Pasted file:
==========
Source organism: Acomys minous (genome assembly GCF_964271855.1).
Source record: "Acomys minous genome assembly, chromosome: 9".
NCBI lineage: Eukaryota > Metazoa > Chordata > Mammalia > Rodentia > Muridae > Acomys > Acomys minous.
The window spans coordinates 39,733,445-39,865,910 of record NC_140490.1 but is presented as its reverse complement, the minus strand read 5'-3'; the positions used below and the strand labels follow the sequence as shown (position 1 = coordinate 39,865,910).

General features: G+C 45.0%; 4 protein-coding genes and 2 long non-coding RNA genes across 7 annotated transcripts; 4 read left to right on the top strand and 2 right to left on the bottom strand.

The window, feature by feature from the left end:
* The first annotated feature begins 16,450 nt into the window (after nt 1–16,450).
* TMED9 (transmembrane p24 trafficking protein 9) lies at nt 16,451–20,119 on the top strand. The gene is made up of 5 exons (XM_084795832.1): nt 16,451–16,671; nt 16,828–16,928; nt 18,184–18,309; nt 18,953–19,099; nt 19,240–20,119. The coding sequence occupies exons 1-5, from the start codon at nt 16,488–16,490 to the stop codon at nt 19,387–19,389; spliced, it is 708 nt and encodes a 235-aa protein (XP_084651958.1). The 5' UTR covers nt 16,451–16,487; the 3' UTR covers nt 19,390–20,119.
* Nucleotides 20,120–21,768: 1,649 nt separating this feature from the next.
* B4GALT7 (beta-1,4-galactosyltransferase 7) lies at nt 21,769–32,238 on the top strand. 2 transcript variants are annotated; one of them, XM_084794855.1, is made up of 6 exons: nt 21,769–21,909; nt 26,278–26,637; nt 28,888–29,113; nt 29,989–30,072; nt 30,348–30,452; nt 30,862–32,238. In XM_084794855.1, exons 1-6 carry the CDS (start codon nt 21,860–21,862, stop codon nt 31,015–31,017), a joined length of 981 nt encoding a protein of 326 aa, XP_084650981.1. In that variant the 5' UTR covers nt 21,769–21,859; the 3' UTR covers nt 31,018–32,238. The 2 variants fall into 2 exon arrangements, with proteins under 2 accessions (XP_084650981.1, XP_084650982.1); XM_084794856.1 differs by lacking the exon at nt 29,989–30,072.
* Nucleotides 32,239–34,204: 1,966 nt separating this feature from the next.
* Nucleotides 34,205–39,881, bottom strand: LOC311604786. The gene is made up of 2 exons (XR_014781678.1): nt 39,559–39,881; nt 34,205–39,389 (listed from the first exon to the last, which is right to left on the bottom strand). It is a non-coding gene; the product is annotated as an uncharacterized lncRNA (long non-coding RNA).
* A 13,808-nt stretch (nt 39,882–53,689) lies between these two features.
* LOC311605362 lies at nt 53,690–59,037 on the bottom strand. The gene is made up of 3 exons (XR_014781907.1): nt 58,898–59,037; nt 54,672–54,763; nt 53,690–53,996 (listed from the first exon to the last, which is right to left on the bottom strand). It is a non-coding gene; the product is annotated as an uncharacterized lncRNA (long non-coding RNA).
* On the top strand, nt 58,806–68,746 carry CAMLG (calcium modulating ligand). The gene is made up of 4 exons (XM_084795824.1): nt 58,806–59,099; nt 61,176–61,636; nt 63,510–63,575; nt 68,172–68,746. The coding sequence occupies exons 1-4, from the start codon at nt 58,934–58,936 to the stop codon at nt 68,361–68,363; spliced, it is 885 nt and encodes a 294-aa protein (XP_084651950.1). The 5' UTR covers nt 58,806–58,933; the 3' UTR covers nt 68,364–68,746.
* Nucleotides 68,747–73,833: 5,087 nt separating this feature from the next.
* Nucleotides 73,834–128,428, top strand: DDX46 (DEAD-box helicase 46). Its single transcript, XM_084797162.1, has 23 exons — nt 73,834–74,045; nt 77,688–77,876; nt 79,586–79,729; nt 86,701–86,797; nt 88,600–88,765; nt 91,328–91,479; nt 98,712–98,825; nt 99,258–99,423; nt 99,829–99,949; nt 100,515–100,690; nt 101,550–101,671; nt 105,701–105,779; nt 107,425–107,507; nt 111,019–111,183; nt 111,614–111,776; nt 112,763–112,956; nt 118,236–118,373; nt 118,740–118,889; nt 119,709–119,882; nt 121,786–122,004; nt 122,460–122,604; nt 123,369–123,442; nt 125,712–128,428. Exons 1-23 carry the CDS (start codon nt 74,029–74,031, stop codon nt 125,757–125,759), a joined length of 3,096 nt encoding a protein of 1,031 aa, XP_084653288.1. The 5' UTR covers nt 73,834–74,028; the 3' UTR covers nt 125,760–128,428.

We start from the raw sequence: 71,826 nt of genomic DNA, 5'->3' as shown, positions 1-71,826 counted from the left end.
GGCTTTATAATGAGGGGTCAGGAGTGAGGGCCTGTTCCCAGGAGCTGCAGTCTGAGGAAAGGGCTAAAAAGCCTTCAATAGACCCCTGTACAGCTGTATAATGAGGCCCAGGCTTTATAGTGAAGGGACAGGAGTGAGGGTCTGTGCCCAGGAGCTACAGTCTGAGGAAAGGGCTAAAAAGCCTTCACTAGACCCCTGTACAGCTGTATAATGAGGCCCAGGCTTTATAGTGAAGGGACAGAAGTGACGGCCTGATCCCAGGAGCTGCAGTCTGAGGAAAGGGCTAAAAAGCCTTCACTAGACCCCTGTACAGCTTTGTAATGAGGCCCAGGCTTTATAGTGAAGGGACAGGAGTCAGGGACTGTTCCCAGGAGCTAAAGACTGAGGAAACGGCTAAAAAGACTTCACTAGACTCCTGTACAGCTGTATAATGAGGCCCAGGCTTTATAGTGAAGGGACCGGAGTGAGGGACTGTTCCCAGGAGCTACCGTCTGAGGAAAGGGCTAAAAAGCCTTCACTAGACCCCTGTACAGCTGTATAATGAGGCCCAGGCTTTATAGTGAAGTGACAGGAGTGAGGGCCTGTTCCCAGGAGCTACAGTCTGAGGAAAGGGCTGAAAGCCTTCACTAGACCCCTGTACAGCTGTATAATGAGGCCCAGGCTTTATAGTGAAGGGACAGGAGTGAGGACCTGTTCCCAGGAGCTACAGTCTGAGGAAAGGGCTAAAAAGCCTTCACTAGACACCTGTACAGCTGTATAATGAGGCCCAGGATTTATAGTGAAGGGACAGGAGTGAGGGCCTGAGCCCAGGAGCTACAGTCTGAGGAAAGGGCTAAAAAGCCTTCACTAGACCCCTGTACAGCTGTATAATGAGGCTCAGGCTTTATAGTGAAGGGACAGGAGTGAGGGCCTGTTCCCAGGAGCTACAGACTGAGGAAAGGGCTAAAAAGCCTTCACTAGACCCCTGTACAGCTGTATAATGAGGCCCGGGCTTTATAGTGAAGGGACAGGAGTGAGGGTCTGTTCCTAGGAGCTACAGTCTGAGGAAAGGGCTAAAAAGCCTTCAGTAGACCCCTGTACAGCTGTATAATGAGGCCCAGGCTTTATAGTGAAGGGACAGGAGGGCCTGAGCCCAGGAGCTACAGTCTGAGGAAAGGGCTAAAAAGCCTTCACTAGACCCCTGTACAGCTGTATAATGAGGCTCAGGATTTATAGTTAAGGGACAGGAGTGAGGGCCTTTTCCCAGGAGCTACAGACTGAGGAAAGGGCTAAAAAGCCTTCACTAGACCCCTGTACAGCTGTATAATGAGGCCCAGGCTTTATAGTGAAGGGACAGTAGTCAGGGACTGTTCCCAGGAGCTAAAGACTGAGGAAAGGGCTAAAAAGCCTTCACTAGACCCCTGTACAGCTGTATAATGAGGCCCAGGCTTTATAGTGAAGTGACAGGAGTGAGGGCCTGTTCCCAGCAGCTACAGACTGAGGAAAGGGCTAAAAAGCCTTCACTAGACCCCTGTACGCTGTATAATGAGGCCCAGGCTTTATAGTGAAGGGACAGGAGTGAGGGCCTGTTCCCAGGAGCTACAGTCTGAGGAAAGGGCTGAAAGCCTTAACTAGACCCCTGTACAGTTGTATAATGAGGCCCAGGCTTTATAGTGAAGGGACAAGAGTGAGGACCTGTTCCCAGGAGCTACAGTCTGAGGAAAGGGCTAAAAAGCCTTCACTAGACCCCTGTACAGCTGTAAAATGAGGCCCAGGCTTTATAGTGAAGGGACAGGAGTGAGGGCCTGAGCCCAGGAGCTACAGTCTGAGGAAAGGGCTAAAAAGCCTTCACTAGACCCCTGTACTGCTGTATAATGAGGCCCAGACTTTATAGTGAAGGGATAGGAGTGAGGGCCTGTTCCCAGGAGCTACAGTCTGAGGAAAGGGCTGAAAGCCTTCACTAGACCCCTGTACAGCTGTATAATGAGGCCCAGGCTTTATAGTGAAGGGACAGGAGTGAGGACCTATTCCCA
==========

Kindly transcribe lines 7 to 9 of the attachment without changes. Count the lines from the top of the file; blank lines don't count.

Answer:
* The first annotated feature begins 16,450 nt into the window (after nt 1–16,450).
* TMED9 (transmembrane p24 trafficking protein 9) lies at nt 16,451–20,119 on the top strand. The gene is made up of 5 exons (XM_084795832.1): nt 16,451–16,671; nt 16,828–16,928; nt 18,184–18,309; nt 18,953–19,099; nt 19,240–20,119. The coding sequence occupies exons 1-5, from the start codon at nt 16,488–16,490 to the stop codon at nt 19,387–19,389; spliced, it is 708 nt and encodes a 235-aa protein (XP_084651958.1). The 5' UTR covers nt 16,451–16,487; the 3' UTR covers nt 19,390–20,119.
* Nucleotides 20,120–21,768: 1,649 nt separating this feature from the next.